Traditional healers in Zimbabwe, usually administer C. zeyheri in aqueous form by suspending the leaves of the plant in water and administering the extract [11]. The leaves are usually targeted as they are the easiest parts of the plant to obtain and they have also been shown in other plants to contain the highest amounts of secondary metabolites. As a result, the in vivo inductive effects of C.zeyheri observed in the rat tissues might be expected to occur in other mammalian tissues and if extrapolated to humans, induction of GSTs can be expected to predominate. This could result in beneficiary or adverse effects of C. zeyheri. The beneficiary part would be that, the C. zeyheri when taken alone would enhance the antioxidant defense mechanisms due to induction of the GSTs which are involved in the detoxification of reactive oxygen species [6]. In the body, GST is involved in the detoxification of hydrogen peroxide by catalysing its reduction to non-toxic products [51]. The effects of free radicals, which play a major role in the pathogenesis of many diseases including atherosclerosis, ischemic heart disease and cancer, can be reduced [52]. Since this plant is used medicinally for rheumatism and joint pain [15], the basis of these uses could be by inhibition of GSTs which through their action could cause a decrease in the synthesis of prostaglandins [41].

The undesirable effects of C. zeyheri would be encountered if C. zeyheri in aqueous form, is simultaneously taken with a drug that is metabolised by GST. Metabolism of the drug by GST renders the drug more soluble and enhances its excretion from the body [53]. This would in turn reduce the therapeutic effects of the drug or even cause therapeutic failure as the residence time of the drug in the body is reduced. Such herb-drug interactions are likely to occur as this issue has been a cause for concern especially in the rural areas where people use herbal medicines as their primary source of health care and due to poverty. These people cannot easily access conventional medicines regularly and due lack of knowledge about the possible consequences may take different kinds of medicines at the same time [54]. Encouraging these people to take C. zeyheri and conventional medicines separately would greatly benefit these people and avoid related misfortunes.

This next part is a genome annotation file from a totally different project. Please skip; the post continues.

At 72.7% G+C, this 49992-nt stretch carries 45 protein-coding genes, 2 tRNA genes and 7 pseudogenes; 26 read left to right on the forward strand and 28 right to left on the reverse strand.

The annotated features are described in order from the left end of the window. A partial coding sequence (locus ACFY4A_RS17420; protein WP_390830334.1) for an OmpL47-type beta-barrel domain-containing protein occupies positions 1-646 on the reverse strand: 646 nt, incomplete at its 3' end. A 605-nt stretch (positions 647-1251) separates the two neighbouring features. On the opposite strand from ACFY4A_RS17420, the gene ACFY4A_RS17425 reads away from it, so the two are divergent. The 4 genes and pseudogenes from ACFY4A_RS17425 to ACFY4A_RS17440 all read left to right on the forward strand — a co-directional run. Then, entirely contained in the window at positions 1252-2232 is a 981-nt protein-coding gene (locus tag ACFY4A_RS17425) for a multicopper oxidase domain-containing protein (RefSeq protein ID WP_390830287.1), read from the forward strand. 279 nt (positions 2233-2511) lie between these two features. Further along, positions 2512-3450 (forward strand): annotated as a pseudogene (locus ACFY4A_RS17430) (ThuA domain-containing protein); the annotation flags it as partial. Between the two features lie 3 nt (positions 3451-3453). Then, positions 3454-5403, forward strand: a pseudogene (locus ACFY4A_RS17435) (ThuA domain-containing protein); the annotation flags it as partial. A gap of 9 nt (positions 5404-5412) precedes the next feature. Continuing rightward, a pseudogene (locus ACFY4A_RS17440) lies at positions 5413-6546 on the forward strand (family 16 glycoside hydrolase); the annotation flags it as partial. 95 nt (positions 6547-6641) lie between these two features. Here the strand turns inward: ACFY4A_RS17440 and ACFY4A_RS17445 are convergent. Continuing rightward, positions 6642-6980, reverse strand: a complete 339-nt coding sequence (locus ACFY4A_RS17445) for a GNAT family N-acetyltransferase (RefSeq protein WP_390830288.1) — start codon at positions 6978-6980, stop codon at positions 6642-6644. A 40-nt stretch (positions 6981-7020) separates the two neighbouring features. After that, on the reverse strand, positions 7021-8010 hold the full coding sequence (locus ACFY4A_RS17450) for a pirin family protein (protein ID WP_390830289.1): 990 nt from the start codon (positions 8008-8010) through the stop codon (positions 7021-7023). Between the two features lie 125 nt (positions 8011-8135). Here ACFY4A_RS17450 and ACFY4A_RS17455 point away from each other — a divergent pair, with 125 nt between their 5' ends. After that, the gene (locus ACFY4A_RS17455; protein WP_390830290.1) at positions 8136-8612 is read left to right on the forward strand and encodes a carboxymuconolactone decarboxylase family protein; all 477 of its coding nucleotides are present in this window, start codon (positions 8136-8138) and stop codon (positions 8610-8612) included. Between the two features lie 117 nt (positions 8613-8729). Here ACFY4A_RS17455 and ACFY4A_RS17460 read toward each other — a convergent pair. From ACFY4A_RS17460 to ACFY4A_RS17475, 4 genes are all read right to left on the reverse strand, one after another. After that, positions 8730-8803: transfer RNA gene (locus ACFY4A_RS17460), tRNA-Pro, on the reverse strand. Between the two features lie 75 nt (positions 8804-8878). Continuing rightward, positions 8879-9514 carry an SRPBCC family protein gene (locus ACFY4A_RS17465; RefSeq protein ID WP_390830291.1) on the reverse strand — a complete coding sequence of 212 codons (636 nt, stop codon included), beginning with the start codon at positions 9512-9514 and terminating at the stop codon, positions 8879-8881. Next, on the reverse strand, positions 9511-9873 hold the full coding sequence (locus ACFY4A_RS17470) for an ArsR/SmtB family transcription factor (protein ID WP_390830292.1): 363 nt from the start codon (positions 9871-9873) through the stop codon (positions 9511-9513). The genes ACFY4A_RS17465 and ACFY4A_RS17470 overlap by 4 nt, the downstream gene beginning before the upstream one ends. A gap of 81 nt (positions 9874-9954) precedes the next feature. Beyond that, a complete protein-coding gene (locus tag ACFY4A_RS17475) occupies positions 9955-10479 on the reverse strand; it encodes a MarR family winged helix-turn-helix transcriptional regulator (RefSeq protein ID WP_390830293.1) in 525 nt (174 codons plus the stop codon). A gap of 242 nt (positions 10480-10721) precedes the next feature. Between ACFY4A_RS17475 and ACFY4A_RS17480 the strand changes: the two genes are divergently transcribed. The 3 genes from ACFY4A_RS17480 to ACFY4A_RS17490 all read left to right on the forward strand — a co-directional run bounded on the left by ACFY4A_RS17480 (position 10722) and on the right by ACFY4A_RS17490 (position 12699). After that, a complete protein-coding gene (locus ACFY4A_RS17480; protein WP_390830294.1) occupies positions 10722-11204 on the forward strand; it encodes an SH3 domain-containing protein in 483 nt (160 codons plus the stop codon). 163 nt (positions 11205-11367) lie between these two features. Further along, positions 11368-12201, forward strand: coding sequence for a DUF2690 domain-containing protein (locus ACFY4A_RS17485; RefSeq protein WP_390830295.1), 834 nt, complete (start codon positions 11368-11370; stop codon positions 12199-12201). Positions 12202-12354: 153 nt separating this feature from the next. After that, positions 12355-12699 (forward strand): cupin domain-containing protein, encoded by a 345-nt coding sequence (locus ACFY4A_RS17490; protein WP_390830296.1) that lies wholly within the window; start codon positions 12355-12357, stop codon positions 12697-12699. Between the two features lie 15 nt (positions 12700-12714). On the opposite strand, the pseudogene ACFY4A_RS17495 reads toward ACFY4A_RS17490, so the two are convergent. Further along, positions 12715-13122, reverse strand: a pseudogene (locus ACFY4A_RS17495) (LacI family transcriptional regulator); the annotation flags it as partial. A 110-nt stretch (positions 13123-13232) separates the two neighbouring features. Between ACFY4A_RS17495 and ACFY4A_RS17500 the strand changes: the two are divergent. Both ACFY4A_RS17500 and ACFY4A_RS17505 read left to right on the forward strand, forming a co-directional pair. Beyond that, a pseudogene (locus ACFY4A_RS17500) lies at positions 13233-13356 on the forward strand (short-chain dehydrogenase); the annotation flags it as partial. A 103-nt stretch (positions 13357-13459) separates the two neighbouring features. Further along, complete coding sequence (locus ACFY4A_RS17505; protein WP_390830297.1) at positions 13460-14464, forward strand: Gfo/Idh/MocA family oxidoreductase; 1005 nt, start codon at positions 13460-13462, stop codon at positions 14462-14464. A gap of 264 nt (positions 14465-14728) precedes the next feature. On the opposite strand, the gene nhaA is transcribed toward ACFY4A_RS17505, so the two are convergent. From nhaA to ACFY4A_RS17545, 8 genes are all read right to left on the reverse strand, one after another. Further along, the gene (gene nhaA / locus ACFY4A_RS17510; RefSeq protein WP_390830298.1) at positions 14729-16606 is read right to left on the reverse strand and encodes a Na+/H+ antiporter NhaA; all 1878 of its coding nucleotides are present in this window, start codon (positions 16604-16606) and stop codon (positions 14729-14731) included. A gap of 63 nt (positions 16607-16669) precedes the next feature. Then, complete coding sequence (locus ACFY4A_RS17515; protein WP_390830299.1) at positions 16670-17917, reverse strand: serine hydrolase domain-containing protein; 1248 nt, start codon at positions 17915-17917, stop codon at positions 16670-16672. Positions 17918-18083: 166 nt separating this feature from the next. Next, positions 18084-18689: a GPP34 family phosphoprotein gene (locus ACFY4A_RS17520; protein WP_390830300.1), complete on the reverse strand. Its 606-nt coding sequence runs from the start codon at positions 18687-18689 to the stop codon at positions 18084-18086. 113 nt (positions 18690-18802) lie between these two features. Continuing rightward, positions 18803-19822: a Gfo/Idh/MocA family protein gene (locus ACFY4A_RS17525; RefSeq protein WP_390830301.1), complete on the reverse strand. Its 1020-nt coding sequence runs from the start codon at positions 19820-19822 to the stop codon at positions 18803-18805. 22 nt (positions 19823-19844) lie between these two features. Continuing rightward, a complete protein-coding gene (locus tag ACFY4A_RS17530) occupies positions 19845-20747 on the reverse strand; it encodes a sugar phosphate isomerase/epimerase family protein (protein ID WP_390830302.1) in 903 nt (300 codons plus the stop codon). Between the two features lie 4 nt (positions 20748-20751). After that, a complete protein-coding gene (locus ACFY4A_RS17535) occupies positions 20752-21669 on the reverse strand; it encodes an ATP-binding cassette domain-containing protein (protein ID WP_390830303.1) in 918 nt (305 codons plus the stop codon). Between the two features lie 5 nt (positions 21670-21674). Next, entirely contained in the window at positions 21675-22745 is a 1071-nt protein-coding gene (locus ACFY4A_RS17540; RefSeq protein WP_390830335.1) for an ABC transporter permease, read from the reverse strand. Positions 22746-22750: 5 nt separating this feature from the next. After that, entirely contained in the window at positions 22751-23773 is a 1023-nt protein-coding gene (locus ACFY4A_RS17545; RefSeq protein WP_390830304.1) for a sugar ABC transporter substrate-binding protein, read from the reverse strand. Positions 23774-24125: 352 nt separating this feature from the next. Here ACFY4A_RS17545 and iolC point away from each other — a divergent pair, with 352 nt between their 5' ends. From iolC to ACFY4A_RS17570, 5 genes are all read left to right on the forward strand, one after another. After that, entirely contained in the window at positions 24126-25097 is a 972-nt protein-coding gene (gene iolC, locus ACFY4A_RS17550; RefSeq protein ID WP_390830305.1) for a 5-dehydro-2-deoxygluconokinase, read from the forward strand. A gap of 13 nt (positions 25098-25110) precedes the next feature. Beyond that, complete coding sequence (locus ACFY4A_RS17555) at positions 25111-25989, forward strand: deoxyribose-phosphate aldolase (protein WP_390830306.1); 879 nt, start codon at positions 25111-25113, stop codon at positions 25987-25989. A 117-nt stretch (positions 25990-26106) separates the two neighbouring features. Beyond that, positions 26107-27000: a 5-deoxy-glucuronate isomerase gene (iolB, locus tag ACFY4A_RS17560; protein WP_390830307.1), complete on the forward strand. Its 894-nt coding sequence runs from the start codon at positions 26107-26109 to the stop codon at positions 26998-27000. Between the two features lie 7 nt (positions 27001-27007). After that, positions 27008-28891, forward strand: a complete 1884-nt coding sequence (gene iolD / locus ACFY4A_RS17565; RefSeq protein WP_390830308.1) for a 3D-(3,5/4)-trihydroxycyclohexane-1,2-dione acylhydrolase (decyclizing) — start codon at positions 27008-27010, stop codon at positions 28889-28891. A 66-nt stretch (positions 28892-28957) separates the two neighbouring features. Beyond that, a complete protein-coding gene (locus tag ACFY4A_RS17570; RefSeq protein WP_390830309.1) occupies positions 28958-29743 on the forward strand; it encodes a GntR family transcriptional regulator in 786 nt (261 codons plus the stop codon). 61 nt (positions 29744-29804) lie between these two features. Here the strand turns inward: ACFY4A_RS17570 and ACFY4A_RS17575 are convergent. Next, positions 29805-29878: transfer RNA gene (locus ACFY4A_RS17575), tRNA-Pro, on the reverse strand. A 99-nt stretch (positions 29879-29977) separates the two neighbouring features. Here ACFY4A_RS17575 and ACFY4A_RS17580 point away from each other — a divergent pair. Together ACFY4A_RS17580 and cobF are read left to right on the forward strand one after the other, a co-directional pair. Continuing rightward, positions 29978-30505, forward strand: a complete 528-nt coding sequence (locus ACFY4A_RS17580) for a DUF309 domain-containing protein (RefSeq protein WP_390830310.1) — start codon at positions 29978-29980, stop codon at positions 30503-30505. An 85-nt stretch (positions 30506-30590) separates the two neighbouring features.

Induction of phase II drug metabolising enzymes is also an important aspect in drug discovery, the ability to induce GST activity is a property common to many chemopreventive agents. The induction of GSTs appears to be an important mechanism for diminishing carcinogenicity. Chemoprevention is one of the most promising areas of cancer research [50]. Potential chemopreventive agents may function by different mechanisms one of which involves the induction of phase II detoxifying enzymes [55]. With regards to this, C. zeyheri can be a potential chemopreventive agent as a result of the inductive effects of the aqueous extract on the mammalian GSTs.

No alterations in organ/body weight ratios were observed between the animals administered with the plant extract compared to the control animals. This indicated that there were no significant weight changes of both the organ weight as well as the weight of the animals in general, upon treatment with the plant extract. From these results, it may be concluded that there was no injury that occurred to the organs when the animals were treated with the plant extract. A change in body or internal organ weight is an important index on the adverse side effects of a chemical compound, including a plant extract. A gain in weight by animals during an experimental period may be an indication that the plant extract did not hamper the growth of the animals, whilst a reduced weight of organs, could be as a consequence of leakage of cytosolic enzymes into the extracellular fluid serum. A decrease in the overall body weight of the animal is usually a clear indication of toxicity [56]. With regards to this, C. zeyheri did not have any toxic effects on the rats.